Added chassis bracing on top of the stiffness that comes with the battery gives the i4 incredibly sharp turn-in, especially with the variable sport steering in one of the Sport modes. Adaptive M suspension is standard on the M50, on Germany’s glass-smooth pavement the ride was on the soft side even in Sport Boost, but we’re confident that you wouldn’t want it to be much firmer on North American roads. The damping was typical BMW extremely well controlled, and Comfort mode was pleasantly plush even while pursuing top speed on the Autobahn where this powertrain pulls hard well into triple-digit speeds.
Tearing up hillside switchbacks in the Bavarian Alps, the i4 M50 devours the pavement. The steering might not offer the pavement feel of a vintage E36 BMW, but the weight and response are at least a match. The chassis is unflappable even when I try to get it out of sorts, and even the regenerative braking is part of the fun.
That’s thanks to BMW’s new adaptive recuperation. It captures up to 195 kW which is enough to equate to some seriously heavy braking. The system will, if you let it, automatically slow the car for corners, changing speed limits, and for traffic ahead, but the impressive part is in Sport it will get you to the corner at enthusiast speeds, not Sunday driver plodding. B mode on the shifter gives you what is essentially a one-pedal mode, but standard D works exceptionally well.
BMW’s integrated braking system blends regen and steel brakes seamlessly, with pedal feel consistent regardless of what component is doing what amount of the work. Let off the brake at a stop and the i4 creeps forward like a gas car making it better in stop-and-go traffic. Yes, even the Alps gets stop-and-go on occasion.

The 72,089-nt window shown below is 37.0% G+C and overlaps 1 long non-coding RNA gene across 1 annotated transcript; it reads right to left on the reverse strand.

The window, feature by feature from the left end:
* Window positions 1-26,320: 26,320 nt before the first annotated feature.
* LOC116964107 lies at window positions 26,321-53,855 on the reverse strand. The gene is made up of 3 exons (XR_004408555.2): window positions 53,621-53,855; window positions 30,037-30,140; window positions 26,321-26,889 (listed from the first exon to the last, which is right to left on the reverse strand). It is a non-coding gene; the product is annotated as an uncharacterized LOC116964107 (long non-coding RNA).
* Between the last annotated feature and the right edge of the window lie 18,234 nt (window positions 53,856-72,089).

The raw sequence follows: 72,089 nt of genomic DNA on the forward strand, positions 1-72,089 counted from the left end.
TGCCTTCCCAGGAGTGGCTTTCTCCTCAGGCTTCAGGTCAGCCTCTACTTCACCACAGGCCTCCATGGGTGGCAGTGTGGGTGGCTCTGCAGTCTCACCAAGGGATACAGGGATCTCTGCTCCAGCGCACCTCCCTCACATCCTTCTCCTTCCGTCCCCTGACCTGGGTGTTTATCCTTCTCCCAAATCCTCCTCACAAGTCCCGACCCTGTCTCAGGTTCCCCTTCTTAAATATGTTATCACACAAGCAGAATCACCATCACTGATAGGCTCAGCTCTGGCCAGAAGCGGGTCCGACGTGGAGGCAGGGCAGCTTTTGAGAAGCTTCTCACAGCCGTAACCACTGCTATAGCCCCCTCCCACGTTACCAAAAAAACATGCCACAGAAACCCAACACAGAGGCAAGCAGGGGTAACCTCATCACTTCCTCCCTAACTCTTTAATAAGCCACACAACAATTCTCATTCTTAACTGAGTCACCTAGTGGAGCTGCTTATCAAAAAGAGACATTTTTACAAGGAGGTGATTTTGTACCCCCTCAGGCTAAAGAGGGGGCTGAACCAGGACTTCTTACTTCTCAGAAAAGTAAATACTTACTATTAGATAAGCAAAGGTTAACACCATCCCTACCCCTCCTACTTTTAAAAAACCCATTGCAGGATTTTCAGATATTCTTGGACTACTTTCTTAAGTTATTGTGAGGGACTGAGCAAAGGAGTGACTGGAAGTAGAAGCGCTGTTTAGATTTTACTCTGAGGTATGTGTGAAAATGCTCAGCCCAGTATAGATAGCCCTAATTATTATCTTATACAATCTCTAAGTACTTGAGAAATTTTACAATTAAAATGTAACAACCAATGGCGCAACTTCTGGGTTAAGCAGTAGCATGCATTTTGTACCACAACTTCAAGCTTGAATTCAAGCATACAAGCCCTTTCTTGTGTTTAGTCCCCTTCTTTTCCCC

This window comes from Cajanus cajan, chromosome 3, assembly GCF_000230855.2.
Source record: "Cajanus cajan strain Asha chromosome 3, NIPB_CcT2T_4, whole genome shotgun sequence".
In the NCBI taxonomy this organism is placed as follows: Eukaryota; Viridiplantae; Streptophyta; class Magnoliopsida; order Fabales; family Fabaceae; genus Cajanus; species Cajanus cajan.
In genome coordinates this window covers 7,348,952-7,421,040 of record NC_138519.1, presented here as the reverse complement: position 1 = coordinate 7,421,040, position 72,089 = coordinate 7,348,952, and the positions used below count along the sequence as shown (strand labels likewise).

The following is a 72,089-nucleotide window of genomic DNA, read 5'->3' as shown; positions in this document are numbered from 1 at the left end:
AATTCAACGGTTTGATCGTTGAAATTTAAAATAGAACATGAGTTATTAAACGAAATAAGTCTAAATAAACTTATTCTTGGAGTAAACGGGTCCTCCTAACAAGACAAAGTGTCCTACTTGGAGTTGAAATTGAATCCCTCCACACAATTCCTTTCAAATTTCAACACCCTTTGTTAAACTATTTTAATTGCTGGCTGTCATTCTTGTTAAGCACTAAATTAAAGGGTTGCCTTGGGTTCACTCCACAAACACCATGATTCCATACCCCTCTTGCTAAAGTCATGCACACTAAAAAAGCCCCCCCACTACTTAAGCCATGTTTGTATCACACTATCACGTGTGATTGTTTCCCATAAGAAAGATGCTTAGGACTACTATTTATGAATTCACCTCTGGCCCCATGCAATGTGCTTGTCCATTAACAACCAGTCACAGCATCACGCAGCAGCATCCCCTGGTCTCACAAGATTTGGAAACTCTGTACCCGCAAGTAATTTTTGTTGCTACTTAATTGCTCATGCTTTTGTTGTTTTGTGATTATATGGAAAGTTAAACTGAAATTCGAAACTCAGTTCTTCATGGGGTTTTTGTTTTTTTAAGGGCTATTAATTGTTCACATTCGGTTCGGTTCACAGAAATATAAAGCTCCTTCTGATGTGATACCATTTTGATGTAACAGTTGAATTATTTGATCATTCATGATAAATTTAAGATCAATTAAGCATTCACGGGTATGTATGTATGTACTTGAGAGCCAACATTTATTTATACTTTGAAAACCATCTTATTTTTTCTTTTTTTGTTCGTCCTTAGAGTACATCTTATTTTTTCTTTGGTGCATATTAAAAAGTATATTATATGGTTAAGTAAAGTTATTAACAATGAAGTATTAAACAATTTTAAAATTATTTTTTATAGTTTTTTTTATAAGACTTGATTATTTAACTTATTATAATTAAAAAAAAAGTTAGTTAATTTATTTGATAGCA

The cabin is largely standard 4 Series with BMW’s blue i-indicating trim accents, but there are some improvements to go with the EV. A 12.3-inch digital dash and 14.9-inch infotainment display are combined into one bezel-free panel that spans more than half the cabin and uses BMW’s iDrive 8 operating system. This means a more customisable dash, quicker operation, and significant upgrades to the natural speech recognition. While the screen’s quick enough to not need them, there are buttons for front and rear defrost. There is also a volume dial on the dashboard. Apple CarPlay and Android Auto are both present and wireless.
Rear passenger space is cramped (there is plenty up front), but thanks to the hatchback rear the i4 offers 470L (16.6 cubic feet) with the seats up and 1,290 (45.6) with them folded. Fast charging happens at up to 200 kW, meaning 10-80 percent in 31 minutes, or it will charge at up to 11 kW (7.6 hrs 0-100) on Level 2. Our mountain and Autobahn driving showed an indicated 23 kWh/100 km (37 per 100 miles), making the estimated range seem reasonably achieved.
With this i4 M50, BMW has created the best 4 Series it has ever made. Forget about the famously smooth inline-sixes of yore, this next-gen electric powertrain offers more smoothness, more power, and (more importantly), better power delivery. This car is a return to the best things about BMW’s 3 Series coupe models, this time in a package that emits zero emissions and is made about as sustainably as an EV can be. Starting from $54,990 in Canada (for eDrive40) and $72,990 for M50 ($55,400 and $65,900 in the US), it’s not exactly a bargain, but it is a very good value.